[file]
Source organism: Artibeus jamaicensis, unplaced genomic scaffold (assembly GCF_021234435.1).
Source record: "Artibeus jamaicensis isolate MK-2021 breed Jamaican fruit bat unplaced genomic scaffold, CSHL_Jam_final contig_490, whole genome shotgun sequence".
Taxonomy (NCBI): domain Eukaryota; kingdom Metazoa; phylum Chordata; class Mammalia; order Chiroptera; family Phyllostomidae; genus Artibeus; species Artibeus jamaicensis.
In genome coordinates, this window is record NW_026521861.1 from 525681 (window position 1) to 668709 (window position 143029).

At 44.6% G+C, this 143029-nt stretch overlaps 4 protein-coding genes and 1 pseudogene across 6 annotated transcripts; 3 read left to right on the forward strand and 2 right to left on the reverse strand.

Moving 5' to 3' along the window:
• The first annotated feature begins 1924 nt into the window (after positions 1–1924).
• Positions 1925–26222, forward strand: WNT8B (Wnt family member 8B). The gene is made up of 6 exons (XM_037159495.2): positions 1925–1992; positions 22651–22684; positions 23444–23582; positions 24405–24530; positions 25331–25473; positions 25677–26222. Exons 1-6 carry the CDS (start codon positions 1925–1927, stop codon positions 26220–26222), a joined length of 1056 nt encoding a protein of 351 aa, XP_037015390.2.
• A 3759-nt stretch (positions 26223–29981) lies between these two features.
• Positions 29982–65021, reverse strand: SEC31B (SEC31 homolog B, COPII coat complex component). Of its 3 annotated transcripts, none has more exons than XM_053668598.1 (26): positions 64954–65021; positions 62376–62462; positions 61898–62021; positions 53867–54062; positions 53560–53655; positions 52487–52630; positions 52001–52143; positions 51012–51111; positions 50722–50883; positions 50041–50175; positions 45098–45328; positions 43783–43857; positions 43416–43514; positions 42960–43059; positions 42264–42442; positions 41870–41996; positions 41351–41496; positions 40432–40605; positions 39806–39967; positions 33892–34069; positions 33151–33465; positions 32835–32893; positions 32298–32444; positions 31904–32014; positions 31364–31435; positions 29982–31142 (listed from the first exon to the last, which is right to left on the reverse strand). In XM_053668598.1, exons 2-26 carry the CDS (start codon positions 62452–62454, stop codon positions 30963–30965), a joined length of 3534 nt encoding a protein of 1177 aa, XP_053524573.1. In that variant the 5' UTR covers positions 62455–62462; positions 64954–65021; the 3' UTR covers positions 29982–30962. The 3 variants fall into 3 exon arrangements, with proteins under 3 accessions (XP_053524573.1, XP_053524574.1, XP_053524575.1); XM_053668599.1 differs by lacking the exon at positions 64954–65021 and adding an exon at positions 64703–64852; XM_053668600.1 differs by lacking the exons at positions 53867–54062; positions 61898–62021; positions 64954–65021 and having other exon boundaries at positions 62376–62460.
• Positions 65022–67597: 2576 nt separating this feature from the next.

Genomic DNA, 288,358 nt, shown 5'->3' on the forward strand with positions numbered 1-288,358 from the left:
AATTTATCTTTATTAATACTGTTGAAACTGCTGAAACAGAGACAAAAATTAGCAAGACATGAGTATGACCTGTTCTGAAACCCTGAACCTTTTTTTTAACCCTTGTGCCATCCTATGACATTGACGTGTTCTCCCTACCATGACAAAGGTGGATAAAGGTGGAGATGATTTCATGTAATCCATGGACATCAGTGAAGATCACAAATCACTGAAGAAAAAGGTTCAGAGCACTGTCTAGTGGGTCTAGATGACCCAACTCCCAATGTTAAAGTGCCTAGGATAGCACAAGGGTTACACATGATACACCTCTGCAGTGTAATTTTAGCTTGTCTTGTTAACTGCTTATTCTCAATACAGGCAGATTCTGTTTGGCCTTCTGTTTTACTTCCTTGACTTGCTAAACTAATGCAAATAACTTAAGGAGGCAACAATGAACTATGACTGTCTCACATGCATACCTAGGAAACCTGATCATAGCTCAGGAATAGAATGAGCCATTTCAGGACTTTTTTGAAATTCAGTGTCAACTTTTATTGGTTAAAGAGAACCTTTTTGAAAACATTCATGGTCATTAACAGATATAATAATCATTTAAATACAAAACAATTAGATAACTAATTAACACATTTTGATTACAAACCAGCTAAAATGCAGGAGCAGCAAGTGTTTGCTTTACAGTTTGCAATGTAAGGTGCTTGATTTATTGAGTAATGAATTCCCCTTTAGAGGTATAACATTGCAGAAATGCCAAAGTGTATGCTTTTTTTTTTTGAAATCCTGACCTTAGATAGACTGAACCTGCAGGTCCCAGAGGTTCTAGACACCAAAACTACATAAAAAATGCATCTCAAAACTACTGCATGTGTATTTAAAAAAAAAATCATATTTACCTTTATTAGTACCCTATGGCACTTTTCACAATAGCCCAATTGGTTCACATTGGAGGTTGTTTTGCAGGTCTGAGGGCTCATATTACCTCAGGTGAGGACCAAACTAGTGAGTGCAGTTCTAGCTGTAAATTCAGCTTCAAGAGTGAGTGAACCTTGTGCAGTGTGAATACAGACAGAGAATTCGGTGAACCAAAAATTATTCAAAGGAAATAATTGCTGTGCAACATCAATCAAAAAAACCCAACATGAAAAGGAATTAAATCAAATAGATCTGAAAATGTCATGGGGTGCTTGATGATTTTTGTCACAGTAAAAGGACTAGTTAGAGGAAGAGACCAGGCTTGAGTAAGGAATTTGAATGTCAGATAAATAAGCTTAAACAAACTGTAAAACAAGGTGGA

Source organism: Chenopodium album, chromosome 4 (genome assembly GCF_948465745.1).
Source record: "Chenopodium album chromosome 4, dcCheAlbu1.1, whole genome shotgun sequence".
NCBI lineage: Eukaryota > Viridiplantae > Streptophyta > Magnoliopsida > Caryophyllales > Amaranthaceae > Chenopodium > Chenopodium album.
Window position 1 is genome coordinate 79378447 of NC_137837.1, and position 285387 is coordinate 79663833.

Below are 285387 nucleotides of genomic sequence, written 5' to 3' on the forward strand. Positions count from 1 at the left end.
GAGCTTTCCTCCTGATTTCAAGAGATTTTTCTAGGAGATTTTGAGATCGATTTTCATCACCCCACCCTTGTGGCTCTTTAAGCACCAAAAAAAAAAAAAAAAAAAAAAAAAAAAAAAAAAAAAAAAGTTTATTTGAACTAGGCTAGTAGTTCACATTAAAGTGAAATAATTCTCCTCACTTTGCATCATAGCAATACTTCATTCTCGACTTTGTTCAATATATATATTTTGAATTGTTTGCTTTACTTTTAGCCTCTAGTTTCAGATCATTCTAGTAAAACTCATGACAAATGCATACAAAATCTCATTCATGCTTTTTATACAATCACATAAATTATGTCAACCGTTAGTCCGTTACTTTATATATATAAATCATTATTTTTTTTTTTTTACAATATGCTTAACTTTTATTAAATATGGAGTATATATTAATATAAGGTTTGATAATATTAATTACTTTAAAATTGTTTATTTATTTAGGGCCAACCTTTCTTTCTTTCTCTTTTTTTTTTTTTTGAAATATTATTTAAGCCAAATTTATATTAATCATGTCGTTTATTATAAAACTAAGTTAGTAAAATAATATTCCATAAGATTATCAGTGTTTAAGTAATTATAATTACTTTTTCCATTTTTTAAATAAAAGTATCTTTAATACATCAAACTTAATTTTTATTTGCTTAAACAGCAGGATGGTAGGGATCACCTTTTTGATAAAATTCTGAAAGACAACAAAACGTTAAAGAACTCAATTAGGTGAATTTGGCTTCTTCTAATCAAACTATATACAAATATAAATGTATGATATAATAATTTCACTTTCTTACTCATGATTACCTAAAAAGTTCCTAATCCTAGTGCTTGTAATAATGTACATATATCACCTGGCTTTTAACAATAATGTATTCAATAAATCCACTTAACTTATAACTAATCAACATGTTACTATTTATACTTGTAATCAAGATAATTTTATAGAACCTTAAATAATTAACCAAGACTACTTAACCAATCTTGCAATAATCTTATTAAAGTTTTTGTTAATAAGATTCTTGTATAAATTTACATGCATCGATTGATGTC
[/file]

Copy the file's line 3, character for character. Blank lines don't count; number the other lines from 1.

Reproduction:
Taxonomy (NCBI): domain Eukaryota; kingdom Metazoa; phylum Chordata; class Mammalia; order Chiroptera; family Phyllostomidae; genus Artibeus; species Artibeus jamaicensis.